The trials will help doctors prepare for a pandemic
The world is still at risk from a new pandemic strain of flu according to leading scientists.
The H5N1 strain of the bird flu virus has been out of the headlines for some time but experts say it still poses a potential threat.
I have been taking part in a vaccine trial against the virus and have just received my latest jab.
It is two years since I volunteered for a clinical trial in Oxford for a vaccine against H5N1.
In 2006 bird flu was a major news story in the UK following the discovery of a dead swan with H5N1 in Scotland.
In January that year there had been the first human deaths in Turkey and the threat to Western Europe seemed palpable.
Since then, although there have been further outbreaks among poultry in the UK, there have been no human fatalities in Western Europe.
The level of media interest in bird flu has subsided - but has the threat disappeared? Not really.
Still killing people
It is very hard for humans to be infected by H5N1 - it requires very close contact with the virus.
We as a farming community, and the government, will continue to take the disease very seriously
Robert Newbery National Farmers' Union
The virus is endemic in poultry and bird stocks in south-east Asia - and 241 people have died after being infected, 24 so far this year.
However, bird flu, as the name suggests, still poses its biggest threat to poultry.
Earlier this month there was an outbreak of H7N7 bird flu at a farm 30 miles north of Oxford, forcing the slaughter of 25,000 chickens.
Robert Newbery, poultry adviser at the National Farmers' Union, said avian flu was still a serious economic and animal welfare concern - but the level of risk was quite different compared to that in countries like Indonesia and Vietnam.
"The systems in which poultry are kept in south-east Asia are completely unrecognisable compared to the UK," he said.
We did not overreact to the threat from bird flu, and we should still be worried
Professor Nick White Mahidol University
But he went on: "Having said that, while the theoretical risk to human health exists, we as a farming community and the government will continue to take the disease very seriously."
The threat may be theoretical at present - but all of the infectious disease experts I have spoken to over recent years agree that it is not a matter of if but of when the next flu pandemic will occur.
H5N1 might not eventually be the virus responsible but the pandemic will almost certainly start in animals and then mutate into an infectious human disease.
We simply don't know when that will happen - which makes it hard for the media to maintain interest.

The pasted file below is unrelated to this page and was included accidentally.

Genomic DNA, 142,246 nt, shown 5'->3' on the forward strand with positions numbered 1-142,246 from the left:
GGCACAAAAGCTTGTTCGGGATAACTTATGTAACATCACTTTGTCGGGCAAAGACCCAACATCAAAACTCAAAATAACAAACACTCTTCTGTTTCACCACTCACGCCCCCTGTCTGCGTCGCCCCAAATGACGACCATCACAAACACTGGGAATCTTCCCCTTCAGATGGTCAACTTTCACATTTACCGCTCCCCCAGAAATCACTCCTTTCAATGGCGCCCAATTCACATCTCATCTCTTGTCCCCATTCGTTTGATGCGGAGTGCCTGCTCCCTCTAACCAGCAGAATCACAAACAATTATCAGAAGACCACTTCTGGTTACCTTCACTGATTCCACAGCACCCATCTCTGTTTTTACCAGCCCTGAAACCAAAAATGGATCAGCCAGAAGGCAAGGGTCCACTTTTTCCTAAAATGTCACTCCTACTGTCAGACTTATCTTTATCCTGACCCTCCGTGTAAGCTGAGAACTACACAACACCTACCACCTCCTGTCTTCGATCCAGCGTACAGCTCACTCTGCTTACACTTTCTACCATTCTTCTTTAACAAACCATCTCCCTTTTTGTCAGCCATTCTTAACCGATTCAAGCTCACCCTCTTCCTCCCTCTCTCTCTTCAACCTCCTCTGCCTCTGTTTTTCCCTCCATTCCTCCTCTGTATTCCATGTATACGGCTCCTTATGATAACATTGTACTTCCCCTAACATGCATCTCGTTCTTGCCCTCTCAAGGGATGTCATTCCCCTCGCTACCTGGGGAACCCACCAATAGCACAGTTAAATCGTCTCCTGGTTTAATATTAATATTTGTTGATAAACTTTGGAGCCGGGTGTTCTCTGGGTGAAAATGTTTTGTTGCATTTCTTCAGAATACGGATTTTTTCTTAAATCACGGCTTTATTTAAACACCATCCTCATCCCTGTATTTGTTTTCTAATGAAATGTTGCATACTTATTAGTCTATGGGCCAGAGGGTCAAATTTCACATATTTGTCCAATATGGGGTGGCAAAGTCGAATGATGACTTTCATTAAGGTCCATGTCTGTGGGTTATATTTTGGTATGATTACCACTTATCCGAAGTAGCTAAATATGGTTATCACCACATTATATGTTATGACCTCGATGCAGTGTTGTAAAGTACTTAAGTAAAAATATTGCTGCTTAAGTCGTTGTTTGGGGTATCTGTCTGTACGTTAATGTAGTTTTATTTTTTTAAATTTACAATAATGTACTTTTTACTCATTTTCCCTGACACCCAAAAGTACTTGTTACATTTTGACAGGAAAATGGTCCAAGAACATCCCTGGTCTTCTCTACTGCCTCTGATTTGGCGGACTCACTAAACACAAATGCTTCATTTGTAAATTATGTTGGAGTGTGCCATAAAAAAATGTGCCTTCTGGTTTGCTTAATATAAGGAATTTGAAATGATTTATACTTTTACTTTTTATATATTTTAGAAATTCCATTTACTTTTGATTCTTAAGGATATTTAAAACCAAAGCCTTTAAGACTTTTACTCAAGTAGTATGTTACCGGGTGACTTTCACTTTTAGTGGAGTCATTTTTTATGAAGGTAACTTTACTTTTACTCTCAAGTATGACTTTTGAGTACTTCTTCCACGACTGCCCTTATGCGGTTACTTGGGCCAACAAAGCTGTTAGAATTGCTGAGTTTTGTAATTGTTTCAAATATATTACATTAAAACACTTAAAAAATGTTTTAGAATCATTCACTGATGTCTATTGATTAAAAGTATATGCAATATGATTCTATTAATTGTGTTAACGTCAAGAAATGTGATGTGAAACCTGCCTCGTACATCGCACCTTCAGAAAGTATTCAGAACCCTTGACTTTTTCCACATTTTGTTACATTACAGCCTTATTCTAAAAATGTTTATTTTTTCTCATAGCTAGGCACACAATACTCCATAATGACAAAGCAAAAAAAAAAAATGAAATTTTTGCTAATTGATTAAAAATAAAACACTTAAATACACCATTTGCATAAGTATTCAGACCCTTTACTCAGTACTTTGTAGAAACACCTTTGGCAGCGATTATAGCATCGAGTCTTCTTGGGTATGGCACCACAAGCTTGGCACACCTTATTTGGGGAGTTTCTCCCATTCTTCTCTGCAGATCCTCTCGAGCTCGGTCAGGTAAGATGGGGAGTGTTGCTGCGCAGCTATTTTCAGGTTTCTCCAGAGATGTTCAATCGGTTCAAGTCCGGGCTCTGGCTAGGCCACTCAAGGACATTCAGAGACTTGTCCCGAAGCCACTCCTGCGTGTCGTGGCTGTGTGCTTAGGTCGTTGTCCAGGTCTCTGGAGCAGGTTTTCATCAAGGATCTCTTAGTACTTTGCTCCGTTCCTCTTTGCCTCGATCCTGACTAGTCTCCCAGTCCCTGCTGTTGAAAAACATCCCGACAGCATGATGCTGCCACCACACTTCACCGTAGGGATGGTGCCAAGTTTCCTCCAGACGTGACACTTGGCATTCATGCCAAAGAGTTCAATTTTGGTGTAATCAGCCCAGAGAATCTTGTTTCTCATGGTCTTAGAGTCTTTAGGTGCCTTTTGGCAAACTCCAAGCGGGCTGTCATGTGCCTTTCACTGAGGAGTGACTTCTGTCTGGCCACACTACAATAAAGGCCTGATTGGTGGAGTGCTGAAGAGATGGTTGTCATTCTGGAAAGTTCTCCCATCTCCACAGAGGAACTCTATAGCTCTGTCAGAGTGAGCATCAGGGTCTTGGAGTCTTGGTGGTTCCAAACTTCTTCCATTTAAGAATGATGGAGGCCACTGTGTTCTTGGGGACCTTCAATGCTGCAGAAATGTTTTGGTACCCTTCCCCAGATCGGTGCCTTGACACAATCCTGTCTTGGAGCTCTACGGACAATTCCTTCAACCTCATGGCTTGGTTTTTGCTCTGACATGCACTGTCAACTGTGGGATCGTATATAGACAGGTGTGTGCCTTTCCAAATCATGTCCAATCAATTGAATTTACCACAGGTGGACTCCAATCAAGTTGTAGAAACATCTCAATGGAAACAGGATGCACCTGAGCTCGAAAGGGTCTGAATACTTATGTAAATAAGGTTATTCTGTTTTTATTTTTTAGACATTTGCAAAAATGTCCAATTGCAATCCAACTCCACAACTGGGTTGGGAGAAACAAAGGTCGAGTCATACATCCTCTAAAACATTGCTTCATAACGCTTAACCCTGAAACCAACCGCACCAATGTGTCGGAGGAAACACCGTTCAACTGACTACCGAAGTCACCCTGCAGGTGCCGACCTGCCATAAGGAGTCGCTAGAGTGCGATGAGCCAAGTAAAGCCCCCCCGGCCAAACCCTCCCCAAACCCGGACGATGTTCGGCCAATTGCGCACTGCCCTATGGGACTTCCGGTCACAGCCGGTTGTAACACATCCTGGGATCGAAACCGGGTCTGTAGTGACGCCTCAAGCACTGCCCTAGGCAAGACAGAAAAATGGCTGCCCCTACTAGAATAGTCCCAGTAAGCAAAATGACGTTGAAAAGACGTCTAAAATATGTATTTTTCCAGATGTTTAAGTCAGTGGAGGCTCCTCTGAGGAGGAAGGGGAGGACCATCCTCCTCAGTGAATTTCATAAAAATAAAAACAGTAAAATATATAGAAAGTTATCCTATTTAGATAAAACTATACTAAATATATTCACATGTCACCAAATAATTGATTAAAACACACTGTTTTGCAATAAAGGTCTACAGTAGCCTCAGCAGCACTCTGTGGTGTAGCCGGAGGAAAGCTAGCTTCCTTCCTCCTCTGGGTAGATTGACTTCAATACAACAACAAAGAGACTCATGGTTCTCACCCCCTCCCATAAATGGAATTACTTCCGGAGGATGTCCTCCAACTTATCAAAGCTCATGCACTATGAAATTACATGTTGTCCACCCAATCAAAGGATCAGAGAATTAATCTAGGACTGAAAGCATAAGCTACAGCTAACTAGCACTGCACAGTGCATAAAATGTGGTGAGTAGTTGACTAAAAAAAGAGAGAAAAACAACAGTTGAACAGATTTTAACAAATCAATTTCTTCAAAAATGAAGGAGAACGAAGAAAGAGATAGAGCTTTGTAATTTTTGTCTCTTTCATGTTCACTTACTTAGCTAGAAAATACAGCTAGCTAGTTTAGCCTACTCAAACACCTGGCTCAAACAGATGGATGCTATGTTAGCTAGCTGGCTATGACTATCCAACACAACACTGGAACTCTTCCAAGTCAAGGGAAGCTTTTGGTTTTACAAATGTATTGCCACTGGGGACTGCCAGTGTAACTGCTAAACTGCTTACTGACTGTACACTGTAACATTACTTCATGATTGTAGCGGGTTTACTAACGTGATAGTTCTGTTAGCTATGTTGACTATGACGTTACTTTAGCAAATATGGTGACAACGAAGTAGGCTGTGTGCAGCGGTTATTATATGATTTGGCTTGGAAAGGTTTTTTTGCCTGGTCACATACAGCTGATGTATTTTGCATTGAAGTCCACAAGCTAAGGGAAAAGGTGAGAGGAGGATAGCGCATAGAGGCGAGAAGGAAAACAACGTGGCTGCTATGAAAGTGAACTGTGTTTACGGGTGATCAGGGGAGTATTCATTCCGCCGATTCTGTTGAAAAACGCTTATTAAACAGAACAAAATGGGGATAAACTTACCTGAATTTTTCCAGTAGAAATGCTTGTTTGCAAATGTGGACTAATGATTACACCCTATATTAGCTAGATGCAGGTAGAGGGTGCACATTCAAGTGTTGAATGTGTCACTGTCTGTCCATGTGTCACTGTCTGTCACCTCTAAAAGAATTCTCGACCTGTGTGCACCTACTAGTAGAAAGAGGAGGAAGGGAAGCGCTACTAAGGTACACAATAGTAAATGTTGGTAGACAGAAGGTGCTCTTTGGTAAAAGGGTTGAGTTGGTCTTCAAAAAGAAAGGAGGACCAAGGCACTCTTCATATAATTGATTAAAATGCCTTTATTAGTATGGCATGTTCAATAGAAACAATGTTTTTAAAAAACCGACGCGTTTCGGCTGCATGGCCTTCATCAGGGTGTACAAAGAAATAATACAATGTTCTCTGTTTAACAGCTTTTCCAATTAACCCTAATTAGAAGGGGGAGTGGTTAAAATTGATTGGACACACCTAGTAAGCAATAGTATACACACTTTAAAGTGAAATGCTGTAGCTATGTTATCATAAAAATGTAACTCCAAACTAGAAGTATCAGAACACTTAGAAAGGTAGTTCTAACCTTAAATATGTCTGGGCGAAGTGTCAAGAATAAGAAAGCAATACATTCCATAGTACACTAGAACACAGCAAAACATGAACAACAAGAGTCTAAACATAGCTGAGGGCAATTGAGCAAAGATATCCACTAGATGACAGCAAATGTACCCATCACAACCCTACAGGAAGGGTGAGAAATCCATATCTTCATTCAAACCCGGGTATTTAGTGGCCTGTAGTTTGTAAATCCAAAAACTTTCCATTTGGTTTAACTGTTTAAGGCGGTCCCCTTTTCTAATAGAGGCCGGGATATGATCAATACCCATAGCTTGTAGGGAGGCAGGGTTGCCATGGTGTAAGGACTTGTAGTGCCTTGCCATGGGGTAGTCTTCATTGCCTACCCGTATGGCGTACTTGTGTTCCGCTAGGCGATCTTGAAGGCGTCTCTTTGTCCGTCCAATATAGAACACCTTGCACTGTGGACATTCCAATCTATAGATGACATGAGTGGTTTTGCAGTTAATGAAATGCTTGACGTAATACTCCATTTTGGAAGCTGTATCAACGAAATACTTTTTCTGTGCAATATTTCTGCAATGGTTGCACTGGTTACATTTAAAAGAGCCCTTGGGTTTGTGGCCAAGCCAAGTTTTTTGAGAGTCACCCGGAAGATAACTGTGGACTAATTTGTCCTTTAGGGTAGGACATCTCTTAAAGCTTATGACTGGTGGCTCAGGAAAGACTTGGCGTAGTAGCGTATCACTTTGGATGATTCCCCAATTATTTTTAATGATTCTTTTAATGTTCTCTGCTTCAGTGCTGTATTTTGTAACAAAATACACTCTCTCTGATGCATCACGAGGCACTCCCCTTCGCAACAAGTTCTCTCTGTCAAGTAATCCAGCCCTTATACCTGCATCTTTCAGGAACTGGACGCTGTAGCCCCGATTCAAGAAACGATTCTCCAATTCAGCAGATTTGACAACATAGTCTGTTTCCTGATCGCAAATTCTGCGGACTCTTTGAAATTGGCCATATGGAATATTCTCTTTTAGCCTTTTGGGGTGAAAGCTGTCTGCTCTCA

Millions at risk
Nick White is a leading expert on infectious disease and professor of tropical medicine at Mahidol University in Bangkok and Oxford University.
He spends most of the year in Thailand where there have been 17 deaths from H5N1 but was in Oxford the day I had my third jab.
"We did not overreact to the threat from bird flu and we should still be worried," he said.
"It is fortunate that nothing has happened so far but a flu pandemic could be cataclysmic for the human race.
"If it became as infectious as Spanish flu in 1918-9 it could kill hundreds of millions of people."
Dr Alan Hay, director of the World Health Organisation Collaborating Centre at the National Centre for Medical Research in the UK, says no-one is writing off the threat from H5N1.
"We are in a state of stasis. There are plenty of infections in birds and there have been isolated human cases in Africa which is worrying.
"Thankfully, H5N1 does not readily infect people but when it does it can have disastrous consequences."
Currently, for every 10 people who get infected, six will die.
I have no regrets about volunteering for the vaccine trial.
Just because bird flu is not on the front pages any more doesn't mean that the potential threat has gone.
BBC correspondent takes part in a vaccine trial
As for the injection itself, some people expressed surprise that I volunteered for the trial and concern for my well-being.
In fact the technology used to create the prototype vaccine is very well-established and any threat to my health was vanishingly small.
I have had no ill-effects from any of the three doses I received.
The first two contained a vaccine against the Vietnam strain of bird flu and the most recent was against the Indonesian strain.
So if and when the next pandemic happens, will I and the other trial volunteers be better off than everyone else? That is a difficult question to answer.
It is possible that H5N1 pre-pandemic vaccines may offer some protection but no one can be sure until it happens.
The real point of the trial is to help scientists understand the best way of creating a vaccine when a pandemic occurs.
Only when scientists know the exact pandemic strain will they be able to tailor-make a vaccine against it and know what the right dose should be.
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